Companies across the world are now taking steps to incorporate games into their platform. Duolingo is an app that’s designed to help people learn a variety of languages. The app has been around since 2013 and currently has 50 million users. It leans heavily into gamification, adopting various mechanics to try to engage users.

They’re not alone in their approach either, as even the New York Times have adopted games, and it appears to be working when you look at their increase in users. The latest company to jump onto the bandwagon would be LinkedIn. They have released three mini-games so far, including Crossclimb, Queens and Pinpoint. 


Games Are Helping Companies Increase Engagement

Even though the games released on these platforms are basic when compared to what you’ll find at a Slingo casino, they’re still engaging. In fact, a lot of them are modeled after offerings found on casino game sites.

Casino sites often offer daily spins and bonuses, while games on platforms such as Duolingo also offer bonuses for signing in, as a way to increase engagement.

Mobile game developers have pointed out that shorter online games that can be played on the go are growing in popularity too. With the rise of social media, it makes sense for companies like LinkedIn to expand into mini-games, as it reflects their user base and the short windows of time they have in the day.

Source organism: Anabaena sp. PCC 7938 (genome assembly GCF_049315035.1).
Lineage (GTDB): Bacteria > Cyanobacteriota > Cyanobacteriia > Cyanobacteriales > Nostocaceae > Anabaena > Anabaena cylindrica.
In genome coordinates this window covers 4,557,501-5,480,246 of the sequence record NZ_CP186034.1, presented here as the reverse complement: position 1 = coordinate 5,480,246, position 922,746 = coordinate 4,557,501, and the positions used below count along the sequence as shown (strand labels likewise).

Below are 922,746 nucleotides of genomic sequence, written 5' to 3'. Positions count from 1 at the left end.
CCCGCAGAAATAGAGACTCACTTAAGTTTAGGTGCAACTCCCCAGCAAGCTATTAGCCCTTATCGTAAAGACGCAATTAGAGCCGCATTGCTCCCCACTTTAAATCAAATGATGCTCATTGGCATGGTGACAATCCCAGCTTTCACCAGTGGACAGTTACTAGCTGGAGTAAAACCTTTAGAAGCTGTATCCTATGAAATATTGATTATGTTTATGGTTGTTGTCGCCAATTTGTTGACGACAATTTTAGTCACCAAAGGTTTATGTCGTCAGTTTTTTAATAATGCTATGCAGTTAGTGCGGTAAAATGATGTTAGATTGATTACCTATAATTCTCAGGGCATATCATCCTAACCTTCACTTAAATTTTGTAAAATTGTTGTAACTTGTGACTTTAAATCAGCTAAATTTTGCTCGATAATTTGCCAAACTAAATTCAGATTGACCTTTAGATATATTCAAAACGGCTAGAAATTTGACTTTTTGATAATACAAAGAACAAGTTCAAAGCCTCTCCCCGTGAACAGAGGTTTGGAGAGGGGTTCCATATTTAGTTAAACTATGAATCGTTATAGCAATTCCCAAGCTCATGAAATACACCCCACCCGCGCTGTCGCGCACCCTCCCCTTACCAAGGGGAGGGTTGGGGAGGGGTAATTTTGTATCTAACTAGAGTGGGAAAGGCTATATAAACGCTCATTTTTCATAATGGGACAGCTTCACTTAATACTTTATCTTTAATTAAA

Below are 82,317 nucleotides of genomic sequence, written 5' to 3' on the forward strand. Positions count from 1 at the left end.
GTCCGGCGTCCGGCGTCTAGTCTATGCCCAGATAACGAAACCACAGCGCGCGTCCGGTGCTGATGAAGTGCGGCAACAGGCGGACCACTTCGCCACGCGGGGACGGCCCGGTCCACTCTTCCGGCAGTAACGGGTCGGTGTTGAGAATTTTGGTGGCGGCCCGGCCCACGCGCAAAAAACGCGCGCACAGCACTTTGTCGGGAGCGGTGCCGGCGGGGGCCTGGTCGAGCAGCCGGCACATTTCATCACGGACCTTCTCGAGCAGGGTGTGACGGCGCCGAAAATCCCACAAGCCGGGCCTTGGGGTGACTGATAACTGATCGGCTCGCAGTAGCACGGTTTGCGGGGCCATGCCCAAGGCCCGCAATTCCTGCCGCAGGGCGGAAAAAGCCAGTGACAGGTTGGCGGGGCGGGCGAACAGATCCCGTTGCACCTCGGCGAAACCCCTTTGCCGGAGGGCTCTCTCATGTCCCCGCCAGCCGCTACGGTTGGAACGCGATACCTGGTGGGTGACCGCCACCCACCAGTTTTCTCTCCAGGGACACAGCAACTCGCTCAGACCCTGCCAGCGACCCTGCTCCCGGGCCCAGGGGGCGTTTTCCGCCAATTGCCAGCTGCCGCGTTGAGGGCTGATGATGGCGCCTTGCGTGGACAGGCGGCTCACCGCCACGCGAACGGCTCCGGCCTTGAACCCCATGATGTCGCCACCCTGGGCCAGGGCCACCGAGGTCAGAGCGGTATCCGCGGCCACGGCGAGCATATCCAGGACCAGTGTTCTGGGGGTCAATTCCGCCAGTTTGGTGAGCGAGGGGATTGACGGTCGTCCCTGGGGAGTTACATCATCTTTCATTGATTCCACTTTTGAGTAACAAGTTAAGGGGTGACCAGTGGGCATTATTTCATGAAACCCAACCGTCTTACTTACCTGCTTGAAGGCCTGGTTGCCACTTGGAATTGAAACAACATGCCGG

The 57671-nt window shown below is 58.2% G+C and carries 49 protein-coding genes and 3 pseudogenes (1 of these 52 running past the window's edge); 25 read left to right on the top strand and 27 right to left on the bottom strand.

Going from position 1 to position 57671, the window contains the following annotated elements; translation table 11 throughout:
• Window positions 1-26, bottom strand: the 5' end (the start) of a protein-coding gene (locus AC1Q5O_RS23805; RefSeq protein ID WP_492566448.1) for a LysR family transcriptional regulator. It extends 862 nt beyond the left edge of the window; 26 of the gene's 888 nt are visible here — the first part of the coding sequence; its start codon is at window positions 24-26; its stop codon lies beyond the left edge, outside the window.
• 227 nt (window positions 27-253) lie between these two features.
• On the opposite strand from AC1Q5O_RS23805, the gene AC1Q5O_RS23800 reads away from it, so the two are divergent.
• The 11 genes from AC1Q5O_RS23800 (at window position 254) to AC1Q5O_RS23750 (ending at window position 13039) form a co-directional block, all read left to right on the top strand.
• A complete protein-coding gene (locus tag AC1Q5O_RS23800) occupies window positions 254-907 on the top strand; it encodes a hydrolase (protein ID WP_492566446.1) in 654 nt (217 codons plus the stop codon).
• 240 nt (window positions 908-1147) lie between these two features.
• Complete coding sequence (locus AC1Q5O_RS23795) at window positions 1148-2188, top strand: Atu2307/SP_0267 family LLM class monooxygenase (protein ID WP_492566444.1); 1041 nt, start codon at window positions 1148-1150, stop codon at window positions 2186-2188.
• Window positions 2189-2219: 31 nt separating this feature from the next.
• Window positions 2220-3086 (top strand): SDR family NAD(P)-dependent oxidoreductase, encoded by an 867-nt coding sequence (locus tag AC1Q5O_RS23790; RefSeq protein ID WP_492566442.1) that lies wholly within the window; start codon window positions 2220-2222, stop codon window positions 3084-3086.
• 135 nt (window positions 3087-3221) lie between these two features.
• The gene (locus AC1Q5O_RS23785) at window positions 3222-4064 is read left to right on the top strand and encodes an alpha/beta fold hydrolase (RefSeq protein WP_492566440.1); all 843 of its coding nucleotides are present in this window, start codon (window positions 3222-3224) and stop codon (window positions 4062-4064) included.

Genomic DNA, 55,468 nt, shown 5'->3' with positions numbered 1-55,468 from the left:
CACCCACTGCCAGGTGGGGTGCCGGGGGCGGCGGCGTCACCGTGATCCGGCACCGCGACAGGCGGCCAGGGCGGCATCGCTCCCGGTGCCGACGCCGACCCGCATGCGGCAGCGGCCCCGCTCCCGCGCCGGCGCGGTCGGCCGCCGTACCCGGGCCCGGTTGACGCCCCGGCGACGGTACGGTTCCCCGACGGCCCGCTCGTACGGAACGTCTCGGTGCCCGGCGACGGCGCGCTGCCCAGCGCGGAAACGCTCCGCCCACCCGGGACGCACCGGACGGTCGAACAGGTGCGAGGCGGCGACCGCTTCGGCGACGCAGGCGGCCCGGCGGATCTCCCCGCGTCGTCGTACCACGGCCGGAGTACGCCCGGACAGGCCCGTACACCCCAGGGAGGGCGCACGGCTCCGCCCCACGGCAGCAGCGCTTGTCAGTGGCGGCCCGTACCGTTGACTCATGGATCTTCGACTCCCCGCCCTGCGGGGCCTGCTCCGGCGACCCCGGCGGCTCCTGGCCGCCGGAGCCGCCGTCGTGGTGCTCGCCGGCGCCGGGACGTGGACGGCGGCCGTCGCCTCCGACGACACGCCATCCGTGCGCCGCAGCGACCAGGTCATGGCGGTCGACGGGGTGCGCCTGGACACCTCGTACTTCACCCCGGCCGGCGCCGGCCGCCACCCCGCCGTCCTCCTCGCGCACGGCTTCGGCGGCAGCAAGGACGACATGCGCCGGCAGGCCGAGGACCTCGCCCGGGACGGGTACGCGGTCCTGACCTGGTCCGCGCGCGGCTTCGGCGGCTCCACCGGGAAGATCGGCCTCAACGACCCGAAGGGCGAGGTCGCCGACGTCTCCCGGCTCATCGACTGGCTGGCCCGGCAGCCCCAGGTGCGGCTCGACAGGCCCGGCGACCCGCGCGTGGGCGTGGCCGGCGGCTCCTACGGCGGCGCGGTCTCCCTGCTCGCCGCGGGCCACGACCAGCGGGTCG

Word Games Are Seeing a Resurgence

Unlike a lot of online games, crosswords and similar style games usually only offer one puzzle a day. Wordle is a prime example, and most of the time, it doesn’t take more than five minutes to play.

It’s quick entertainment while you eat breakfast or while waiting for an upcoming company meeting. The Guardian also has quick crossword games that might take a bit longer to solve but don’t demand hours.

The popularity of word games is also growing. Even though the puzzles don’t take long to solve, they are still able to engage a huge fan base, with YouTube channels dedicated to solving the latest puzzles. They’re accessible, fun and quick, so it’s no surprise to see that social media platforms like LinkedIn adopt them as a way to appeal to their demographic.

LinkedIn’s Pinpoint, a word-association game where you try to guess the category based on a number of clues, is likely to appeal to the business audience that they have on the site. The game takes under five minutes to play, and it’s easy to learn the ropes.

In the past, Netflix have also released games, however, theirs are designed to be a bit more fun and take longer to play, as they are targeting a different user base. As time goes on, it wouldn’t be surprising to see other social media platforms expand into games, with each one focusing on a different genre or game type.

Facebook has already started to embrace games and has done so for quite some time, with Meta moving into VR with the MetaQuest. Overall, it’s an exciting time for the gaming market, and the partnership between social media and games really is just a natural progression. 

Richard is an experienced tech journalist and blogger who is passionate about new and emerging technologies. He provides insightful and engaging content for Connection Cafe and is committed to staying up-to-date on the latest trends and developments.